Blasting to resume at Cape Ray site, new company hired, says Emera
Emera Inc. says it has been given the go-ahead to resume blasting work at the Cape Ray site in western Newfoundland, months after a large rock smashed through a family home, narrowly missing a teenager.
- Emera shuts down Cape Ray site as it investigates rock striking home
- Blasting debris strikes Cape Ray home, narrowly misses teen
In August, a nearly seven-kilogram rock crashed through the kitchen ceiling of the Wall family's home, which is located 250 metres away from the blasting site for Emera's Maritime Link, a subsea cable part of the Muskrat Falls project.
They did not follow the proper procedures that had been outlined in their blasting plan.- Jeff Myrick
Jeff Myrick, with Emera Newfoundland and Labrador, said the company responsible for blasting has been replaced.
"It was clear that they did not follow the proper procedures that had been outlined in their blasting plan," he told CBC's Corner Brook Morning Show Friday.
Emera had contracted work out to Marine Contracting, which in turn has sub-contracted the blasting work to Newfoundland Hard-Rok.
According to Myrick, the company didn't put proper the necessary measures in place to ensure that debris would not fly out of the hole when blasting happened.
There is supposed to be an aggregate, like gravel or rock or blasting mats, put over the top of a hole to prevent anything from becoming airborne.
Family's home 'repaired immediately'
Myrick said damages have been paid to the Wall family to replace damaged property, as well as a neighbouring home where the siding was damaged from flying rocks.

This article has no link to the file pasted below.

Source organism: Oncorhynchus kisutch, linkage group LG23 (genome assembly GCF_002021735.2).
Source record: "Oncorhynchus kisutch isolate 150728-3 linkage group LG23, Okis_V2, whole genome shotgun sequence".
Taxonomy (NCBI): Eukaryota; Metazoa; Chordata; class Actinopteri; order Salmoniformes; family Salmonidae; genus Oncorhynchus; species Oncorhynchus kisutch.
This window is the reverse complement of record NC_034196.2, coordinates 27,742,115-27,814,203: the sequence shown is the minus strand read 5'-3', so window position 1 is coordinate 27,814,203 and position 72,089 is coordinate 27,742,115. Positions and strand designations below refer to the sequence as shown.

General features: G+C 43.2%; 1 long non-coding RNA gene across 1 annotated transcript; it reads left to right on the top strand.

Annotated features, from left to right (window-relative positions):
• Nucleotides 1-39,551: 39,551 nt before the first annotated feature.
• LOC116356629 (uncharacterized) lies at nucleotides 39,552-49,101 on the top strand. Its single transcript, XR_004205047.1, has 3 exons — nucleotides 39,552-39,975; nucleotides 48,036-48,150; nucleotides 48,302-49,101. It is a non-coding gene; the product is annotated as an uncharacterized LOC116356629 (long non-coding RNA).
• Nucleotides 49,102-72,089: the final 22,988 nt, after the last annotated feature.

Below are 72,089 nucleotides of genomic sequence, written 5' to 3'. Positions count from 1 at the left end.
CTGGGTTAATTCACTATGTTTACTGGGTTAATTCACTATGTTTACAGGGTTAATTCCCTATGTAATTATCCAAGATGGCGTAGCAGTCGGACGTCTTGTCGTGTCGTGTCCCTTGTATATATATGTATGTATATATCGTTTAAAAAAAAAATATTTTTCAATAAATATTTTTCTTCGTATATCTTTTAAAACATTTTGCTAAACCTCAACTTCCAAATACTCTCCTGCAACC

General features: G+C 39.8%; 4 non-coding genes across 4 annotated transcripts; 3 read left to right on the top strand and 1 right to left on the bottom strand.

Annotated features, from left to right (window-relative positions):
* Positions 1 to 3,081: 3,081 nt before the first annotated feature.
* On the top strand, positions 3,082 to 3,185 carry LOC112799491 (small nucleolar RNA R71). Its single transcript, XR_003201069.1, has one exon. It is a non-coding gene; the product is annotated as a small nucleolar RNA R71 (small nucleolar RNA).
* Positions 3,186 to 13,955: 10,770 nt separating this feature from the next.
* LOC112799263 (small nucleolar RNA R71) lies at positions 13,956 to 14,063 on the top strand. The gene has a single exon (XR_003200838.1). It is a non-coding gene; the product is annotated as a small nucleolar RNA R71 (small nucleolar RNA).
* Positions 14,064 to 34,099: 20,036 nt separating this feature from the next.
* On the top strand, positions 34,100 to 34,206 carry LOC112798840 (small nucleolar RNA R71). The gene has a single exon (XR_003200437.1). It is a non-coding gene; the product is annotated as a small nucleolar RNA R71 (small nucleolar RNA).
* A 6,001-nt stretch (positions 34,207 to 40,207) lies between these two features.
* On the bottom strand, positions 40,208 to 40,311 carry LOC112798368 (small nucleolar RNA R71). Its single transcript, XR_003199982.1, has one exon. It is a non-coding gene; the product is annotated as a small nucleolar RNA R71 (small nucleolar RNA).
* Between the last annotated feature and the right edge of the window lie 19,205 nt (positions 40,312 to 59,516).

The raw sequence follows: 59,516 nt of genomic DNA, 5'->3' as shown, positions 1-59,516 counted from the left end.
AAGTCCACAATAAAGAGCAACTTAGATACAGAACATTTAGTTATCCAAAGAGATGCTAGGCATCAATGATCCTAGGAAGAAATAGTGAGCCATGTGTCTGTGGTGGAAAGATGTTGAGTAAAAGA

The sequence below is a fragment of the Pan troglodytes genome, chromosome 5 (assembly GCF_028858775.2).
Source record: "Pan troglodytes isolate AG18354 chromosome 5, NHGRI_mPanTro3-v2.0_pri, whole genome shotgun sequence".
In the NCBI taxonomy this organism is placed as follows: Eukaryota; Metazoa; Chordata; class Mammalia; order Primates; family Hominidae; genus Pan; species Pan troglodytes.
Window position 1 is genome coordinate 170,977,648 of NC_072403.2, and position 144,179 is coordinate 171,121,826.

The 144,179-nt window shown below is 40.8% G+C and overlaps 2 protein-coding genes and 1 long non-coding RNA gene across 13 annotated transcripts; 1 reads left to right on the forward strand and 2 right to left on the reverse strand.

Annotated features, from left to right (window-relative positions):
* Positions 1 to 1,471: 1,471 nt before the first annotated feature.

"Marine of course took full responsibility for the damage that was caused to the walls of the family's home and that was repaired immediately."
He said Marine has since hired a new blasting company, RCMI, and held a community meeting Tuesday night in Cape Ray to make sure everyone was on board for work to resume.
"We're now permitting Marine to start re-mobilizing back to the Cape Ray site, so that should happen early next week and from there they'll start proceeding back to working on the pad out near the lighthouse and then continuing to build the road," said Myrick.
Meanwhile, Myrick said Emera has "triple or quadrupled" the amount of supervision whenever any blasting will be done on the project.
Myrick said he's not sure what, if any, repucussions Newfoundland Hard-Rok faced under Occupational Health and Safety regulations, but added Emera has been given the clear.
The crews are working on building a transmission link that will carry hydroelectric energy — to be generated at Muskrat Falls in central Labrador — through Newfoundland and then to Nova Scotia through a separate subsea link.